Colin Beattie’s View – Independence and the massive deficit

Friday April 23rd 2021


Midlothian View Holyrood Challenge: This View has been written by Colin Beattie, the Scottish National Party's candidate in the Midlothian North & Musselburgh constituency for the Scottish Elections on Thursday May 6th 2021

It will be no surprise to anyone that the central policy plank of the SNP is independence. Only by becoming a normal country with normal powers can we achieve the potential we are capable of. Many people ask me whether an independent Scotland would be financially viable. The simple answer is YES.

Actually there are two responses. The first is that if the Unionists are saying that after 300 years of Union Scotland is a financial basket case unable to run its own affairs without massive cash bailouts from London – then what a condemnation! A catastrophic failure of the “benefits of the Union”! The sooner we exit such a disastrous relationship the better for all of us because clearly we could do no worse running our own country.

Alternatively there is this belief that Scotland runs a massive deficit in its finances and so could not exist without London’s generous help. So let’s look at what this deficit actually is. Yes, it’s a massive selective accounting trick. Why does a wealthy country with a strong economy, booming exports, a highly educated population, and a wealth of natural resources have such weak finances according to GERS? Simple – GERS (Government Expenditure and Revenue Scotland) is not a set of accounts for spending only WITHIN SCOTLAND. It includes money spent OUTSIDE SCOTLAND which does not benefit the Scottish economy or its people.

For example, a “National” project such as Crossrail benefits only London but Scotland’s GERS figures include our contribution to a project which I understand is now costing £19 billion. Similarly HS2, which does not even reach Scotland, is a “National” project which may cost upwards of £100 billion. We will be billed for our share. The Olympic Games was a “National” project where we paid our share of the cost – roughly £12 billion in total. Strangely the Queensferry Crossing was not accepted as a “National” project so we had to pay the whole cost from our own meagre revenue budget. Completed on time and within budget!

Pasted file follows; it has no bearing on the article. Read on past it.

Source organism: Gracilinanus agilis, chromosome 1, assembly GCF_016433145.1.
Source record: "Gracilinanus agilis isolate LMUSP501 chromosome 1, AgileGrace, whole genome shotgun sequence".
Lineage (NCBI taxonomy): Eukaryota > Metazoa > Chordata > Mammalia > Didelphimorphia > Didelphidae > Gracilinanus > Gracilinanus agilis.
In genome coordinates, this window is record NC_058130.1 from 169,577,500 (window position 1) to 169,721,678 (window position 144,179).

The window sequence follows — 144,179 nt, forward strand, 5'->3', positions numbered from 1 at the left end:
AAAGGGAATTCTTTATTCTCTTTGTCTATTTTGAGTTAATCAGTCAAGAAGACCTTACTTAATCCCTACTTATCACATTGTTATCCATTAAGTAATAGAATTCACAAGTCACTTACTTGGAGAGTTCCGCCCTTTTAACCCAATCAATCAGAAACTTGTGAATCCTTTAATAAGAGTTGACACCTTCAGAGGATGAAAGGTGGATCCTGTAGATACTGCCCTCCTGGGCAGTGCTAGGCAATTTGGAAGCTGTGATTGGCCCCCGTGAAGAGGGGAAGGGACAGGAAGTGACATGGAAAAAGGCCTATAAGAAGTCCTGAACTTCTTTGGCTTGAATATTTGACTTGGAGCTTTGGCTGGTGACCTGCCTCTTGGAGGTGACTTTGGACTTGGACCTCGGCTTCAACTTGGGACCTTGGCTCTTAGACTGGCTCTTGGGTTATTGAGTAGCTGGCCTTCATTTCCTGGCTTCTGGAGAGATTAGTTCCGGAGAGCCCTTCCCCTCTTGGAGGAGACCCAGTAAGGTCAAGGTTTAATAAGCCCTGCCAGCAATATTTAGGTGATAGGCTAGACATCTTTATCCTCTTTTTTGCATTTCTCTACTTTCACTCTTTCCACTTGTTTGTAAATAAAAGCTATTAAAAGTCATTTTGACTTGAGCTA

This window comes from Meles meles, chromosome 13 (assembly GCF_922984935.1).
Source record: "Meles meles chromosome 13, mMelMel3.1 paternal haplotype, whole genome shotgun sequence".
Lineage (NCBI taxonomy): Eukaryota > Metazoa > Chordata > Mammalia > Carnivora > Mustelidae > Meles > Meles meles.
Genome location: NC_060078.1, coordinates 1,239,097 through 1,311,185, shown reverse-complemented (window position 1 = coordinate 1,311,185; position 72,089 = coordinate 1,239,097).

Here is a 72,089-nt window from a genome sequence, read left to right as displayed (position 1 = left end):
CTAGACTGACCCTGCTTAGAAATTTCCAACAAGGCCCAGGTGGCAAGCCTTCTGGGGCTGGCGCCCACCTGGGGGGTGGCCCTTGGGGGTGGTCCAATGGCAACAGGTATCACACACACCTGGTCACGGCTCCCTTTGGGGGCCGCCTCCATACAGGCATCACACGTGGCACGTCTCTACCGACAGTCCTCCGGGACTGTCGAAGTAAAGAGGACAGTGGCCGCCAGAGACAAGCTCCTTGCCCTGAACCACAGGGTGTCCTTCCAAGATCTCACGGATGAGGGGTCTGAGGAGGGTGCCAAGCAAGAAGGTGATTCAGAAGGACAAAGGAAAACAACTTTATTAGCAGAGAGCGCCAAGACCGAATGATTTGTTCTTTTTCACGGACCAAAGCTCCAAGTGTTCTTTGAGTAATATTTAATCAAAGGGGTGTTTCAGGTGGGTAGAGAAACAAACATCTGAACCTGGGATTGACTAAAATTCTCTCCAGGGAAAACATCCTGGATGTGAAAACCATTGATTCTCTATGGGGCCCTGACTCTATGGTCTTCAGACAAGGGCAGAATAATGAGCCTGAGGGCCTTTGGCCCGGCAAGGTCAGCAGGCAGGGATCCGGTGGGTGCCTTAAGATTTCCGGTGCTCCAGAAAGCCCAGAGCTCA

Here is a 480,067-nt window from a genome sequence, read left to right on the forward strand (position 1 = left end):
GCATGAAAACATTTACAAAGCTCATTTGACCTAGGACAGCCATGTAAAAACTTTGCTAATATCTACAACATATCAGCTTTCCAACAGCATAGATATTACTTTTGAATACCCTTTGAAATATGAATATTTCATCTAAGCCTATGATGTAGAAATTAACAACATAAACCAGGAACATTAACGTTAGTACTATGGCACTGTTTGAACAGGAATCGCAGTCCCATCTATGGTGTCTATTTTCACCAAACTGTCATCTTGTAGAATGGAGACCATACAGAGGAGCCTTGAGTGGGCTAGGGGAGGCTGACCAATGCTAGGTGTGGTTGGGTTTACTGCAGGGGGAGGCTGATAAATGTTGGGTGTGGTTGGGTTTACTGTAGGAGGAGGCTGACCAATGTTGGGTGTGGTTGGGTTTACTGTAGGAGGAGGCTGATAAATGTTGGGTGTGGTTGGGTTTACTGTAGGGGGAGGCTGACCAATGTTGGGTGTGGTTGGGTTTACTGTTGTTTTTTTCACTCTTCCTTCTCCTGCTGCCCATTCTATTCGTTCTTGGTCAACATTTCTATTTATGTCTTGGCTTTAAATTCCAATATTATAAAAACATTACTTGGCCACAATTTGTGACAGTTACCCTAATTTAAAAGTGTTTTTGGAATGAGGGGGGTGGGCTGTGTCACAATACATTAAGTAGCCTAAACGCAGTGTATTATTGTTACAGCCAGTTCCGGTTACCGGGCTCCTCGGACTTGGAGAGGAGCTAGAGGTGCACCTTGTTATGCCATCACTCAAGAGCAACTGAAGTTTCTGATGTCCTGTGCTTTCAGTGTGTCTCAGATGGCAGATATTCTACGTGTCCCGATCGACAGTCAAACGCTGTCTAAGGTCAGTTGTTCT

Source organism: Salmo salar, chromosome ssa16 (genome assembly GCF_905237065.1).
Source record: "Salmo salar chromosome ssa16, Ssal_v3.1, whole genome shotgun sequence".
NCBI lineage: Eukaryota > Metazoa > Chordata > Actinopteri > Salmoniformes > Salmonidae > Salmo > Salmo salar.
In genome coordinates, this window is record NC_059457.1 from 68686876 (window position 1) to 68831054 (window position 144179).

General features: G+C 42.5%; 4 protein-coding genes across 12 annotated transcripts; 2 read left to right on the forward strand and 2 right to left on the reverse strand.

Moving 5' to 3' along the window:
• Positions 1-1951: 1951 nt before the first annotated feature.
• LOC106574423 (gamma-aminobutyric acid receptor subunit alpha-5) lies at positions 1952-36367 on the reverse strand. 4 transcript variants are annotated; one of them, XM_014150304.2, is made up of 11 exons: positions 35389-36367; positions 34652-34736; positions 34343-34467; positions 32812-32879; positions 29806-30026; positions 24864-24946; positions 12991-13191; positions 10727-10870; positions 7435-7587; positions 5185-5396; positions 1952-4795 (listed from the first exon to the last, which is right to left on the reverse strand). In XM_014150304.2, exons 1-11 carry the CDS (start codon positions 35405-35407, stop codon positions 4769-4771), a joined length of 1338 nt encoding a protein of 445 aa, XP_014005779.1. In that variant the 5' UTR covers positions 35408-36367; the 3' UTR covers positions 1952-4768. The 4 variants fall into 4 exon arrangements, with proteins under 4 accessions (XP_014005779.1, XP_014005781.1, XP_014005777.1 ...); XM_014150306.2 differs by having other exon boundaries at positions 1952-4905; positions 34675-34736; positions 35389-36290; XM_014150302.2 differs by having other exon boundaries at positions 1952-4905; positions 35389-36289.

Scotland paid £4.5 billion in 2019/20 in Public Sector Debt Interest (PSDI) payments alone towards the UK National Debt to fund mostly non-Scottish expenses. Under the UK, Scotland pays a population-based share of the debt. Yet the overwhelming majority of the National Debt is incurred OUTSIDE Scotland and benefits other country’s economies only.

In fact over the past 40 years Scotland has paid £133.4 billion in PSDI alone. Never mind the capital repayments which fall due. An analysis of these figures shows that excluding money spent elsewhere Scotland’s debt would have been near to ZERO. Yes, that’s correct. Until the need to borrow money for the Covid 19 bailout Scotland’s finances were in a remarkably healthy condition and an independent Scotland would have had no difficulty in finding the resources to handle this crisis.

It’s Westminster’s selective accounting. By loading the GERS figures with expenses incurred OUTWITH SCOTLAND, which have no benefit or relevance in terms of our finances, the Unionists try to make the case that we are too poor and pathetic to exist without the “broad shoulders” of the rest of UK to give us hand-outs. Rather the contrary. Scotland has subsidised the rest of the UK for far too long.

Selective accounting? The daftest thing Scotland could do is decide to keep sending our money to Westminster.  Keep Scotland’s money in Scotland. Spend Scotland’s money in Scotland.

It’s Scotland’s Choice.

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